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Throwback Thursday: Bye-Weeks

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From the viewing perspective, it's a fan's worst nightmare. When your favorite team doesn't play in a given week, there's just a little less thrill in the football weekend. This is that week for Colts fans. This week's Throwback Thursday examines the phenomenon that is the bye-week, and looks at the first time the Colts had a bye.

Mark J. Rebilas-USA TODAY Sports

I've never been a fan of the bye week. Mainly because we wait all week for football on Sunday only to have the Indianapolis Colts not actually play. I understand why the bye-week exists, and I think it is a good idea. Plus it came at a great time this year for the Colts!

The bye-week turns 24-years-old this NFL season, since its creation in 1990. Although it is worth noting that the AFL had a bye-week scheduled into its league back in the 1960s. However, this was dropped when the league merged with the NFL.

There have also been a few changes to the bye-week format. In 1993 and 2001, the season was 18 weeks long, and teams had two bye-weeks. For some reason I don't remember this actually happening, but it must have. Also, between 1999 and 2001, the NFL had 31 teams. This meant that each week a team had to be on a bye.

I wanted to take a broad look at the Colts 1990 season, though, in honor of the bye-week.

The 1990 Colts were not that great, but not that terrible either.

They still had Eric Dickerson, well past his prime, at running back along with fullback Albert Brently, who actually led the team in touchdowns. Bill Brooks, Jessie Hester, and Stanley Morgan all hauled in five touchdowns a piece (Hester had 6).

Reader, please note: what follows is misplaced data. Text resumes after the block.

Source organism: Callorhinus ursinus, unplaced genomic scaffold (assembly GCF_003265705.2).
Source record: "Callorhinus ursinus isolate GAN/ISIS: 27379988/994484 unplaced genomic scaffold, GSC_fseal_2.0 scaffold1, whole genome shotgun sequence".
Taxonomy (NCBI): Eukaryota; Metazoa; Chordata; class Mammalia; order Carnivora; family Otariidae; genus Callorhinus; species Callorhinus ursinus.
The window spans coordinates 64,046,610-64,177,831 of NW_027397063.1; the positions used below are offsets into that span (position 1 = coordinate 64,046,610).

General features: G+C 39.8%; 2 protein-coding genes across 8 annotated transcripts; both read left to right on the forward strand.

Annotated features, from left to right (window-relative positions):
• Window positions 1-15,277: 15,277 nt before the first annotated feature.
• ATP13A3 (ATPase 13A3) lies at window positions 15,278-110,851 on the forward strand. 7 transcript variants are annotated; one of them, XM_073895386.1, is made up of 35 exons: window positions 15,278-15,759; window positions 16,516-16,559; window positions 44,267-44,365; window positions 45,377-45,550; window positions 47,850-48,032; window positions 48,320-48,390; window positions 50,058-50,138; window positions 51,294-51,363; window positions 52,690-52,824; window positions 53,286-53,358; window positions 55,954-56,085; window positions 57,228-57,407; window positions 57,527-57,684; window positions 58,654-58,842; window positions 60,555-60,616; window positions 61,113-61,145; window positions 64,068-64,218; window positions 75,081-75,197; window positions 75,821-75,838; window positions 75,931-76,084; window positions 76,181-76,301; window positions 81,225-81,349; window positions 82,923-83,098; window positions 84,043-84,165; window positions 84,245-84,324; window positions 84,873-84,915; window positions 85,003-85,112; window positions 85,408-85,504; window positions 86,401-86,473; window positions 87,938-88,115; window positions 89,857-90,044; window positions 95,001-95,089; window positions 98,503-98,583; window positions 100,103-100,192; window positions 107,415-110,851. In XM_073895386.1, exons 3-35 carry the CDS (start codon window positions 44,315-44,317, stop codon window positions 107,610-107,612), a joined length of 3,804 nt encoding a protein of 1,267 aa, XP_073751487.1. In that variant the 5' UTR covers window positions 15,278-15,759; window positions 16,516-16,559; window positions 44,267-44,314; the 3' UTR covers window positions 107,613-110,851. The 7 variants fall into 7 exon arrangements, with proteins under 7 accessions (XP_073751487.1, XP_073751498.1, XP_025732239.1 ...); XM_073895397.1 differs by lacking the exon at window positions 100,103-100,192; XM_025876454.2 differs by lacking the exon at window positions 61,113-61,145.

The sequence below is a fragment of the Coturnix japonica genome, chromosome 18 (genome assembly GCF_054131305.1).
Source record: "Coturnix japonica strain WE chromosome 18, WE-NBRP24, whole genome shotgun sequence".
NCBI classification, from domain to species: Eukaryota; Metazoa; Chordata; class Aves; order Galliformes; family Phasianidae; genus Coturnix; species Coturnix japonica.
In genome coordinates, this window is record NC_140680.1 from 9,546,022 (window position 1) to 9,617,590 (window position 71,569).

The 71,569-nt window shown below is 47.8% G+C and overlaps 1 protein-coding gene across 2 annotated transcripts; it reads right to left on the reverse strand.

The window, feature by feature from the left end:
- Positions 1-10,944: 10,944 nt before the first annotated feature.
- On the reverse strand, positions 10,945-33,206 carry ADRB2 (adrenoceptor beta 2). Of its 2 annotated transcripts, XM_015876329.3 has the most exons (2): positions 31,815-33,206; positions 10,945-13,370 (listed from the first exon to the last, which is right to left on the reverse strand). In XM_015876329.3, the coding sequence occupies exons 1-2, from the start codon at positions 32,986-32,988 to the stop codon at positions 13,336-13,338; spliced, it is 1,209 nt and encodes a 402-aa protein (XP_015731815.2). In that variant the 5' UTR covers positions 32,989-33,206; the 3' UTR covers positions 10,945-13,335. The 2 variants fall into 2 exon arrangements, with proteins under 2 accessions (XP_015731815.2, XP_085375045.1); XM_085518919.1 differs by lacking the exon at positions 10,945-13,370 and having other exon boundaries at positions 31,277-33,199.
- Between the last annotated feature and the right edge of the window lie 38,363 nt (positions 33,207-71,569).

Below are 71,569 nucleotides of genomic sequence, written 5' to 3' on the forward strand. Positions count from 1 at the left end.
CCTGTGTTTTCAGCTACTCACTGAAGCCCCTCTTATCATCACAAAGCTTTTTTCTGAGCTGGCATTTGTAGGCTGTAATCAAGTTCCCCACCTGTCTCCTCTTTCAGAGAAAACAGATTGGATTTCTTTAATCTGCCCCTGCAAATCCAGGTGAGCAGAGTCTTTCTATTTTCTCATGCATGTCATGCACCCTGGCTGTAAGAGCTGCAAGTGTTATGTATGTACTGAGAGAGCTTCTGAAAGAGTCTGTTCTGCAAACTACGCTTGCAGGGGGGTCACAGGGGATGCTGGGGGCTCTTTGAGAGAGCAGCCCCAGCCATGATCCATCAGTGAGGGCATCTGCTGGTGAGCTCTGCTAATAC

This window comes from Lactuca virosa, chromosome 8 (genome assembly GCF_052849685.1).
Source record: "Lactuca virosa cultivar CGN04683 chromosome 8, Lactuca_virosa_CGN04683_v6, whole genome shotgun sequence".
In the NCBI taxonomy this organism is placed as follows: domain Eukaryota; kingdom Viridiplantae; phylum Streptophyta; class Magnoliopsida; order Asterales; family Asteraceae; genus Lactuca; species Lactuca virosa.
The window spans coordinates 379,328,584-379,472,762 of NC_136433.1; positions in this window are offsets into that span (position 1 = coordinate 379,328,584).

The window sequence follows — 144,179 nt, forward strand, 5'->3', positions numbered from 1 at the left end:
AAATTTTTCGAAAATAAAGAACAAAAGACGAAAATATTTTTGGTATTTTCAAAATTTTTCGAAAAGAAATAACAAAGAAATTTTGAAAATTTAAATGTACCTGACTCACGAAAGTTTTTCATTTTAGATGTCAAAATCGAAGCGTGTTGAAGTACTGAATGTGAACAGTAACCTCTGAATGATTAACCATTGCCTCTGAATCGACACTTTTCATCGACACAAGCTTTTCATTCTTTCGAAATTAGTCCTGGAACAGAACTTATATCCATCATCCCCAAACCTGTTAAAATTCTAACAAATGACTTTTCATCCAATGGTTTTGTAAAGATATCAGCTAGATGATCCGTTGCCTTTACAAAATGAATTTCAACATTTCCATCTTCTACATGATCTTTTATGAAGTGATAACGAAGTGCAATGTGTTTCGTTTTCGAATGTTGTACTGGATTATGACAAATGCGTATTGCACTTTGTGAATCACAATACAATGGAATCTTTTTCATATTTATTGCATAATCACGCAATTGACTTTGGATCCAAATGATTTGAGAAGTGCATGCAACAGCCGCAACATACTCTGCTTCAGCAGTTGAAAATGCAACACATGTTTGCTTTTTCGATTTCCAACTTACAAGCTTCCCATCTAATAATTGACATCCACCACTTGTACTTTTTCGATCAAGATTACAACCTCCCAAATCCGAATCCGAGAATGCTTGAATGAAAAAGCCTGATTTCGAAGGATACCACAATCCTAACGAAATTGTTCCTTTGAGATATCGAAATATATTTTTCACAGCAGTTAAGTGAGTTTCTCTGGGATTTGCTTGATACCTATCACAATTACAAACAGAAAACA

At quarterback, the Colts trotted out the number one overall pick, and highest paid rookie in the NFL. Jeff George.

The rookie would throw 16 touchdowns and 13 interceptions. Not too bad for a rookie. Unfortunately, this was George's best statistical season with the Colts.

On the field, the team began 0-3 which included a loss to the New England Patriots. This would be the Patriots only win of the year.

The Colts would get their wins in small bunches during the season. Wins came in weeks 4 and 5, then in 10, 11, and 12, and the final set came in weeks 15 and 16.

What I thought was interesting was that the team basically ran the gauntlet of elite QBs of the late 80s and early 90s that season. They played against Warren Moon, Randall Cunningham, Phil Simms, Mark Rypien, John Elway, Boomer Esiason, Jim Kelly (twice), and Dan Marino (twice). Yikes.

This was also Ron Meyer's final full season as head coach of the Colts.

The strangest game of the season, in my opinion, came in the rematch against the Patriots. In Foxboro, George and the offense managed 155 yards of total offense to go along with a whopping 5 first downs. The Colts ran for 54 yards, and George finished 6-24 passing for 101 total yards.

The Patriots had nearly 100 more yards of offense that day, although they did have a turnover. Yet, this was a game where the numbers do lie. The Colts somehow emerged victorious. I almost wish I could watch this game to see exactly how they pulled off this win.

Unfortunately, this was not the team's lowest offensive output of the season. A Week 14 match-up against the Buffalo Bills yielded 127 yards to go along with three turnovers. A mere 52 of those yards were passing. You probably don't need me to tell you that the Colts lost that game.

Oh and the Colts first ever bye week came in Week 6 with the team sitting at 2-3.

That wraps up this edition of Throwback Thursday. Use the bye week as a chance to rest your lungs (for those of you who yell at the TV) and lower your blood pressure. Because next week is Patriots week.